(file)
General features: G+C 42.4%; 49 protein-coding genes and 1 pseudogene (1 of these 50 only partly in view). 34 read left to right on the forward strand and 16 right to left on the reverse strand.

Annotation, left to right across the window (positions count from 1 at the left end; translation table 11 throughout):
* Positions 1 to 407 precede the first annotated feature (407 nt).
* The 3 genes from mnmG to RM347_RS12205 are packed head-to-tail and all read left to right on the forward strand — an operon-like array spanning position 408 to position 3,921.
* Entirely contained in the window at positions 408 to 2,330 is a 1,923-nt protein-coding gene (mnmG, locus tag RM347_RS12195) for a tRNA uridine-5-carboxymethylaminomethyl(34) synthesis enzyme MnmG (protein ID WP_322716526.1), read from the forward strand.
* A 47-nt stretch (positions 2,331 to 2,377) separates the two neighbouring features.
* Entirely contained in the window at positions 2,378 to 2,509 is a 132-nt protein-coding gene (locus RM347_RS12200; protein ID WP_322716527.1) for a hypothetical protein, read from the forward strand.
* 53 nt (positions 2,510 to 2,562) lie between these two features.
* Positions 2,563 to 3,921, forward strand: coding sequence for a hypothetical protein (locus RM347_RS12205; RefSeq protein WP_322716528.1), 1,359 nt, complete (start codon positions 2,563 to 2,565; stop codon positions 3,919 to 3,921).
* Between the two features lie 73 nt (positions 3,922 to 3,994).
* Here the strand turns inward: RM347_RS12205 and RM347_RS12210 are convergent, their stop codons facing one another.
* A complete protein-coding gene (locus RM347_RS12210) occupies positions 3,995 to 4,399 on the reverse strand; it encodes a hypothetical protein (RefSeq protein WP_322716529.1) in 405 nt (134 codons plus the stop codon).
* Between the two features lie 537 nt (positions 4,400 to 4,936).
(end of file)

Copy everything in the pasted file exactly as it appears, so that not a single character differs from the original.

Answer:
General features: G+C 42.4%; 49 protein-coding genes and 1 pseudogene (1 of these 50 only partly in view). 34 read left to right on the forward strand and 16 right to left on the reverse strand.

Annotation, left to right across the window (positions count from 1 at the left end; translation table 11 throughout):
* Positions 1 to 407 precede the first annotated feature (407 nt).
* The 3 genes from mnmG to RM347_RS12205 are packed head-to-tail and all read left to right on the forward strand — an operon-like array spanning position 408 to position 3,921.
* Entirely contained in the window at positions 408 to 2,330 is a 1,923-nt protein-coding gene (mnmG, locus tag RM347_RS12195) for a tRNA uridine-5-carboxymethylaminomethyl(34) synthesis enzyme MnmG (protein ID WP_322716526.1), read from the forward strand.
* A 47-nt stretch (positions 2,331 to 2,377) separates the two neighbouring features.
* Entirely contained in the window at positions 2,378 to 2,509 is a 132-nt protein-coding gene (locus RM347_RS12200; protein ID WP_322716527.1) for a hypothetical protein, read from the forward strand.
* 53 nt (positions 2,510 to 2,562) lie between these two features.
* Positions 2,563 to 3,921, forward strand: coding sequence for a hypothetical protein (locus RM347_RS12205; RefSeq protein WP_322716528.1), 1,359 nt, complete (start codon positions 2,563 to 2,565; stop codon positions 3,919 to 3,921).
* Between the two features lie 73 nt (positions 3,922 to 3,994).
* Here the strand turns inward: RM347_RS12205 and RM347_RS12210 are convergent, their stop codons facing one another.
* A complete protein-coding gene (locus RM347_RS12210) occupies positions 3,995 to 4,399 on the reverse strand; it encodes a hypothetical protein (RefSeq protein WP_322716529.1) in 405 nt (134 codons plus the stop codon).
* Between the two features lie 537 nt (positions 4,400 to 4,936).